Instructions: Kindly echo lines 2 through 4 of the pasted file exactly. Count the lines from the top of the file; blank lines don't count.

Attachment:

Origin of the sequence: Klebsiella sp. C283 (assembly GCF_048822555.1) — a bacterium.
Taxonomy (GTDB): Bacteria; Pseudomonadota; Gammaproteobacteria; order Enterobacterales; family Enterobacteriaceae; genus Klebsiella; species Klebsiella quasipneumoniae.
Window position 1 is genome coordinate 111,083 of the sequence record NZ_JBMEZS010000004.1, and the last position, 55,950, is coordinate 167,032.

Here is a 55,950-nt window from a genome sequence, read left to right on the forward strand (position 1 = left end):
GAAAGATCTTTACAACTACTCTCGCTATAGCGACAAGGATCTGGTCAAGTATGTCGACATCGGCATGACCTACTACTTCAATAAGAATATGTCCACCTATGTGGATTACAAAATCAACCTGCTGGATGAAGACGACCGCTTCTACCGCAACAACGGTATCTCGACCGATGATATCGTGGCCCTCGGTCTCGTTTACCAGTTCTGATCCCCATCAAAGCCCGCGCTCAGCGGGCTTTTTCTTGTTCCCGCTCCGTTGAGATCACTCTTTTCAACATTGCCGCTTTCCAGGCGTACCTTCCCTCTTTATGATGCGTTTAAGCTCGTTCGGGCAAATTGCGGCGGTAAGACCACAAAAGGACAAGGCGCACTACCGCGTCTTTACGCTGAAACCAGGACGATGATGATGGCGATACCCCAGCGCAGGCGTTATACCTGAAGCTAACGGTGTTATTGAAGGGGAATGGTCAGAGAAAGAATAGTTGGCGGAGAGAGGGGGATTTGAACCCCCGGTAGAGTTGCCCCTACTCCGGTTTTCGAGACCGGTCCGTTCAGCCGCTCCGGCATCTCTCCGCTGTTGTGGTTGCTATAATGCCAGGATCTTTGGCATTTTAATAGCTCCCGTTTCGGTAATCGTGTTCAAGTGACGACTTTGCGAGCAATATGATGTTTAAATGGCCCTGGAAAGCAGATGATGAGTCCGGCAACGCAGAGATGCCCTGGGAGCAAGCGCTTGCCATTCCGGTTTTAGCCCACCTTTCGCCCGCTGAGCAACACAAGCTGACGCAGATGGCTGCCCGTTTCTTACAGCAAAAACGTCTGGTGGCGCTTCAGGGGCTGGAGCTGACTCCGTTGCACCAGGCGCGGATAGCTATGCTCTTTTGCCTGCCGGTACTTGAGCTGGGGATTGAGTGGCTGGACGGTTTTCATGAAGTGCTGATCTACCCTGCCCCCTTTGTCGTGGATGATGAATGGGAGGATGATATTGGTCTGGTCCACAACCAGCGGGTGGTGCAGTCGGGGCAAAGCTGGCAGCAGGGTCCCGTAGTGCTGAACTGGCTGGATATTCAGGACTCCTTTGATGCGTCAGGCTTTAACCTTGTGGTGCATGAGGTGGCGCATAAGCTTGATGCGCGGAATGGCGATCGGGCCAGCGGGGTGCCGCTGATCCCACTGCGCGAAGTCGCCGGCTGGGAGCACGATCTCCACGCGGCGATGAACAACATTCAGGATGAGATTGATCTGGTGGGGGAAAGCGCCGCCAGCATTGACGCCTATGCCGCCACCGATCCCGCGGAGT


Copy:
Taxonomy (GTDB): Bacteria; Pseudomonadota; Gammaproteobacteria; order Enterobacterales; family Enterobacteriaceae; genus Klebsiella; species Klebsiella quasipneumoniae.
Window position 1 is genome coordinate 111,083 of the sequence record NZ_JBMEZS010000004.1, and the last position, 55,950, is coordinate 167,032.

Here is a 55,950-nt window from a genome sequence, read left to right on the forward strand (position 1 = left end):